Case in point, Spike liked to think he’d made a dent in the world of evil, and yet here he was, living it up in the naff end of Watford High Street.

“He’s not wrong,” Ethan cut in, musing over his beer. Spike raised a hand to say thank you. “Nobody asks and nobody tells about the time before. They’ll have a job on their hands.”

“If they’re connected to upstairs,” Trick came back, like they were fools, “they got records. They’ll find a way.”

That was the moment when the food arrived and Spike was given the shock of his new life. Buffy, god if it was Buffy, she came over and all of his attention switched towards drinking her in. This was the wrong place for her, this hell. You can’t be here…

Of course, he still heard Trick mutter, “Like that…”

It was awkward for the first few minutes. Ethan’s portobello-and-halloumi burger turned up; Buffy looked like she didn’t know what to say, hunched in her chair while Spike could only offer her a chip. She seemed to like the peri-peri salt, so he offered to split the chicken with her as well – went and got another plate, some more cutlery.

“Don’t worry, it’s not you I find at fault,” Ethan was saying when Spike got back. “If anyone it’s Ripper – he should’ve known I wouldn’t be off to Belmarsh. You had no reason to mistrust them.”

“If you’re talking about the Initiative, then bloody yes she had a reason – and it was in my head.” He said it without heat, but it needed to be said… He smiled at Buffy nonetheless, presenting her with the spoils of his trip to the sideboard. “Point is, though, it’s water under the bridge.”

Buffy took the various bits tentatively, so Spike got on with the divvying up. “The point is,” Trick took over, still looking at Buffy suspiciously. “You shouldn’t be here.”

“What do you mean I shouldn’t be here?” Buffy replied, still holding her big red bag in her lap. “I’m here to rescue Spike.”

It was possible his heart would split in two. Sinews would tear just like this chicken breast from its leg, spicy juices dribbling him into his shoes. “Buffy,” Spike said anyway, eyes still on the chicken as he moved the breast to her plate. “You can’t rescue me.”

“Why not?” the poor girl insisted.

Unwilling to say it, Spike glanced at Trick, who was thinking about things far too big and complicated for Spike’s dull, simple, boring life. Ethan, likewise, was looking down at his veggie option glumly.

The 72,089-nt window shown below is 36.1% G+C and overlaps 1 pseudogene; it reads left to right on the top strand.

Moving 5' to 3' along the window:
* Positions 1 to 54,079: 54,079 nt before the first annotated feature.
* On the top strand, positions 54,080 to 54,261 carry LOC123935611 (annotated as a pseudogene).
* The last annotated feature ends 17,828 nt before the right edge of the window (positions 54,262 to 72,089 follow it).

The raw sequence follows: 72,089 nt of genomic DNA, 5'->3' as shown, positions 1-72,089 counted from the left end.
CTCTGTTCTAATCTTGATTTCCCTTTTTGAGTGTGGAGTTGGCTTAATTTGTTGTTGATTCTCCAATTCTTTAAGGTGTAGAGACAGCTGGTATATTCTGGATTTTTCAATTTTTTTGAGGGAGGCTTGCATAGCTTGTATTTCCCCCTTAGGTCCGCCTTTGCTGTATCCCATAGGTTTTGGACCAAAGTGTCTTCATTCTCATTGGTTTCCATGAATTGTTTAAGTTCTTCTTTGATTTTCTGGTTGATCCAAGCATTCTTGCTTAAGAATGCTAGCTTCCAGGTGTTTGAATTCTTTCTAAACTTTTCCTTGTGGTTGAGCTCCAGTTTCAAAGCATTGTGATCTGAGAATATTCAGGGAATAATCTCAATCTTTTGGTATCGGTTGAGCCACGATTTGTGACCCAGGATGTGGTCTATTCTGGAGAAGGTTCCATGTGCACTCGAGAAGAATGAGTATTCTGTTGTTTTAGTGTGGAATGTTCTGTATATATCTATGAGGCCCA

And so, as usual, it was left to old Spike. “Because you’re dead,” he told Buffy, as gently as possible. “You died the same night I did. In Los Angeles. I held you and you died.”

She looked at him, and Spike felt the moment all over again. They'd been past their sell-by dates, the pair of them, so when the moment had finally come it had seemed all right, almost, for them both to go together. It had been enough for him – a reason to give into this existence he had now.

“Don’t imagine we don’t hear about it,” of course Ethan added unnecessarily, interrupting Spike’s moment. Presumably it was because he was drunk. He’d taken the lid off his burger and was attacking it with a knife and fork.

“Shut up, you,” Spike told him, shaking his head before he looked back to Buffy. She was in denial, scoffing as though she hadn’t just felt that glimmer of perfect connection they’d finally had that night. “Love, you must’ve been somewhere else,” Spike tried to explain. Some nights the thought was the only thing that got him to sleep, when booze and the women of the Under Water failed. “The sort of place you should’ve been. You aren’t here to rescue me.”

Buffy’s conviction was wavering. She had one hand resting on the table, near her plate of chicken, and that was shaking. For one instant, Spike wished he hadn’t had so many beers tonight, because then he probably would have felt much less as though he wanted to burst into manly tears. “But I have to be…” was what she said, her eyes all big and needy. “I… I don’t remember what happened before I came here.”

“I told you,” Trick said, wiping his face with a napkin. It was all so simple for him and his sobriety. “Something’s going down with Wolfram and Hart – and you’re a portent, honey. If you ain’t a mole.”

“Well,” Buffy replied, sniffing and screwing her face up and raising her chin with a hand on her big red bag. Fuck, Spike was in love again. “Then they have no idea what’s coming.”